Forget Groundhog Day! Feb. 2 = Marmot Day, thanks to Sarah Palin
The weirdest thing:
Every year at this very same time on this very same day the very same thing happens: Bill Murray and others talking about groundhogs, of all things. And Pennsylvania, of all places. And none of it has anything to do with Arlen Specter.
This year, however, for a refreshing change we can talk about marmots (See photos). All due to best-selling author Sarah Palin.
That's because thanks to her signature way back when she was a state governor, today is the nation's first official Marmot Day. At least in Alaska.
Try to control your excitement.
The Marmot Day legislation was actually introduced by fellow Wasilla Republican state Sen. Linda Menard. And, hey, since some places have state dinosaurs, what governor is gonna pick a fight over vetoing a bill about something as important as Marmot Day?
As silly as it might sound, a Marmot Day actually makes more sense than a Groundhog Day. Especially in Alaska, which doesn't have any sluggish groundhogs like Pennsylvania Phil or whatever his Chamber of Commerce name is in the Keystone State. Groundhogs have great February PR, but aren't tough enough for Alaska.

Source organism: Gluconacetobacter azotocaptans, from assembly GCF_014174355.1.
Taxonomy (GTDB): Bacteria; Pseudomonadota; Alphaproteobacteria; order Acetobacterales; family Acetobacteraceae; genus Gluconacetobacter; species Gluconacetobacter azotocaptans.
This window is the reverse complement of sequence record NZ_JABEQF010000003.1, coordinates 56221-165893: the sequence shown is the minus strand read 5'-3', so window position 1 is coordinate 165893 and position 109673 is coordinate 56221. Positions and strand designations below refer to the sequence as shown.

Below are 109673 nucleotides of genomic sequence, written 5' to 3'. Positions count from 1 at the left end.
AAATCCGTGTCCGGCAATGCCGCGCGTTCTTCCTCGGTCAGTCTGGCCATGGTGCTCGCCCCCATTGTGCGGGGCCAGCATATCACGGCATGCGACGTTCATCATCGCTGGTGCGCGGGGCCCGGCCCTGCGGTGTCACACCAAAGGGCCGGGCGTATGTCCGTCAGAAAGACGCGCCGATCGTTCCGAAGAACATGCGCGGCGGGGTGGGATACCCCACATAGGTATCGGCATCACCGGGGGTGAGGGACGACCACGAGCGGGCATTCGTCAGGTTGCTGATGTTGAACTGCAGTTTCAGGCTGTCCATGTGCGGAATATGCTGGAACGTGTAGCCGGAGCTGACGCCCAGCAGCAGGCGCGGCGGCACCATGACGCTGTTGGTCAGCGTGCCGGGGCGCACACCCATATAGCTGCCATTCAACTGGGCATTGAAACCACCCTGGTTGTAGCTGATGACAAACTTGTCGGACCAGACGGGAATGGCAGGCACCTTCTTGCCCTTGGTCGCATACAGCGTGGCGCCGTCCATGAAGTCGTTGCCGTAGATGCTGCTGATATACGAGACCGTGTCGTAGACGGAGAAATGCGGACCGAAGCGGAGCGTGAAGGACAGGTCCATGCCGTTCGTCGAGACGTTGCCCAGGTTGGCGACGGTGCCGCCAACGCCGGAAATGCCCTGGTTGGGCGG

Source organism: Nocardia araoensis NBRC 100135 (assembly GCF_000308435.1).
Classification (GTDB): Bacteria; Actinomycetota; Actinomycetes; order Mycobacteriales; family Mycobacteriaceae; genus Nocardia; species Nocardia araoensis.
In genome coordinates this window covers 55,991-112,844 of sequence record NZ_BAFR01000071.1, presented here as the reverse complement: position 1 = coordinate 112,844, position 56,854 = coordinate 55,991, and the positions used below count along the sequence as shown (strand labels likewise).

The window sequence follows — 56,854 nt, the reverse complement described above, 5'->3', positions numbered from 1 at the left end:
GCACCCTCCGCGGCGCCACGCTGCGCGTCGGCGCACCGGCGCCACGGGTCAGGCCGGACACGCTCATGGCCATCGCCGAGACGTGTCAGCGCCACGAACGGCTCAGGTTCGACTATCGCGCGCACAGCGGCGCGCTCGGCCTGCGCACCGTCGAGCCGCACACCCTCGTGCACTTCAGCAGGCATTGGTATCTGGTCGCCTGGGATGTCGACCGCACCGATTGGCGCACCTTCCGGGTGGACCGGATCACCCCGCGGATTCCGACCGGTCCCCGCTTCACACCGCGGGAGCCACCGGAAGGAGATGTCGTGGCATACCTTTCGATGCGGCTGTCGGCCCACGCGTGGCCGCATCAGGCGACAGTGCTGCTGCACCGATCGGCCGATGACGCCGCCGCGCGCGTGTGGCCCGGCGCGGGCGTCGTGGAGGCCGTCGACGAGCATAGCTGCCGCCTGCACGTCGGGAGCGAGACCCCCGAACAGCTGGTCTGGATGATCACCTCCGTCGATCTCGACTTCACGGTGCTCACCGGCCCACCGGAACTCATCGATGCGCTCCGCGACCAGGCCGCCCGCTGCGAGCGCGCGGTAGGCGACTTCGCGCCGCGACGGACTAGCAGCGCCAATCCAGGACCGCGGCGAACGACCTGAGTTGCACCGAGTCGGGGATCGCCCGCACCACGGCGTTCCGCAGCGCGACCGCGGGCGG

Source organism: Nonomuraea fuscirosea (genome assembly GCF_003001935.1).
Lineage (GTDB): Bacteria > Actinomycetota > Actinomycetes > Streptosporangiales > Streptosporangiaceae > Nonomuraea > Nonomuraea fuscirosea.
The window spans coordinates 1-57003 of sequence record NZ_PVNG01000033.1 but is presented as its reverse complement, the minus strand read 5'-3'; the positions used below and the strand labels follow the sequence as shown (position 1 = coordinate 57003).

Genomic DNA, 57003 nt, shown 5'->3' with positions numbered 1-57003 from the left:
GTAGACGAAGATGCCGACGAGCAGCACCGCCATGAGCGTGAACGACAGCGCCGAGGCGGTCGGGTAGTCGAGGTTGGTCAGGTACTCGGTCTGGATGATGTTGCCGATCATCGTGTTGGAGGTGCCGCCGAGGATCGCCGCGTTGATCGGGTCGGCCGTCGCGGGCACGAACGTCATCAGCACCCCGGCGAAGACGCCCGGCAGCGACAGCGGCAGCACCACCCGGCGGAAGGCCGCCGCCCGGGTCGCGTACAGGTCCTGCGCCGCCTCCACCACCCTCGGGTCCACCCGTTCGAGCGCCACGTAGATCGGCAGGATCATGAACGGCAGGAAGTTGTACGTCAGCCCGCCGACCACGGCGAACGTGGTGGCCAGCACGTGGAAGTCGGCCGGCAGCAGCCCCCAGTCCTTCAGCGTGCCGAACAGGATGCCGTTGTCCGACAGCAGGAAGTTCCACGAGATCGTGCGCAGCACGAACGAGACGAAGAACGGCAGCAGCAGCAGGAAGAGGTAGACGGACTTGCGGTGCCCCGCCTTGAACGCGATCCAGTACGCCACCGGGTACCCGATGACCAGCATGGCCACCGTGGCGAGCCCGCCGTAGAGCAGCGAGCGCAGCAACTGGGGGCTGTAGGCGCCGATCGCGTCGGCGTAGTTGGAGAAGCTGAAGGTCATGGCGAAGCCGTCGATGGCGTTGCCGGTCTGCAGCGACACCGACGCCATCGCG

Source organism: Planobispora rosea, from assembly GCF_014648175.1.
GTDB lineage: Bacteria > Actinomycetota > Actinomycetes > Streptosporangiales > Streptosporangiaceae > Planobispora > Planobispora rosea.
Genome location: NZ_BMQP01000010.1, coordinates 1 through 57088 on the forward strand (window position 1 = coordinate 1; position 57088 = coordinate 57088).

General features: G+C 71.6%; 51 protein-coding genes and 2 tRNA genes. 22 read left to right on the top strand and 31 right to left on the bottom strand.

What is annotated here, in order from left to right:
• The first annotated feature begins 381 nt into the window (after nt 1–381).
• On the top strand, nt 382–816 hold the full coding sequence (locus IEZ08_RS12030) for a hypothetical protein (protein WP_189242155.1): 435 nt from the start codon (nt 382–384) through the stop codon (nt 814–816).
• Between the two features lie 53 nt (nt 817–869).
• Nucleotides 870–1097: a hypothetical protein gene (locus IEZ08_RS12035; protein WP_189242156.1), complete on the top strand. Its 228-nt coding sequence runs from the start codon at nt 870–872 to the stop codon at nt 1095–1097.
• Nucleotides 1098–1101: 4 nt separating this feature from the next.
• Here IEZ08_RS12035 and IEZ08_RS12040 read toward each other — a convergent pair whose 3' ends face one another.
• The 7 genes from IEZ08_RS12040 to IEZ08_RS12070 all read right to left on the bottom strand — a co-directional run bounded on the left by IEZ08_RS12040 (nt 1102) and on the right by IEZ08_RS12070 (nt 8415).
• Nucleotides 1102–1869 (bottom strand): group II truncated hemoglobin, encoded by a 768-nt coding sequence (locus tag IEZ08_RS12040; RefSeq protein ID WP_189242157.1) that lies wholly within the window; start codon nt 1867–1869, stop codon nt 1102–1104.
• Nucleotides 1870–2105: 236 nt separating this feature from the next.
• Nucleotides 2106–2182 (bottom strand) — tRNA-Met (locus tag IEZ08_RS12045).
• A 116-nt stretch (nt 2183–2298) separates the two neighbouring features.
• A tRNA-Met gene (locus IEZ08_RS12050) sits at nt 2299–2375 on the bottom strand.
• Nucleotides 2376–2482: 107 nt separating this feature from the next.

Like many Americans these days, marmots look obese, rather like a plus-size ground squirrel after Thanksgiving dinner.
Except marmots are vegans.
Yes, they are rodents. But funny, playful ones, whether city folks believe it or not.
Marmots favor the mountains and rocky mountainsides for their burrows.
Most of them are actually asleep now, which is a wise thing to be at this time of year in eagle country if you are brown and everything else is white.
Next summer, though, if you're hiking or fishing in such areas, just sit down and quietly paws for an hour. Chances are a band of curious marmots will bounce onto the scene like a boisterous, circus troupe of tiny Italian gymnasts.
They chatter, chuckle and whistle, as if hailing a cab in the woods. Some people swear the marmots work mountain paths and passing hikers like teams of urban pickpockets on crowded city sidewalks.
While a couple of the furry comedians distract the humans with a hilariously entertaining show of dancing and rodent wrestling, their unseen partner sneaks up from behind to filch any unattended chips or sandwiches. Some particularly brazen marmots even forage uninvited in idle backpacks to see if they can help lighten the load at all.
But if a human has nothing edible to offer, voluntarily or otherwise, be prepared for a vociferous team scolding.
See, you never know what you might find on The Ticket.
No, this doesn't have much to do politics. Well, except for the entertainment part.
And the filching.
-- Andrew Malcolm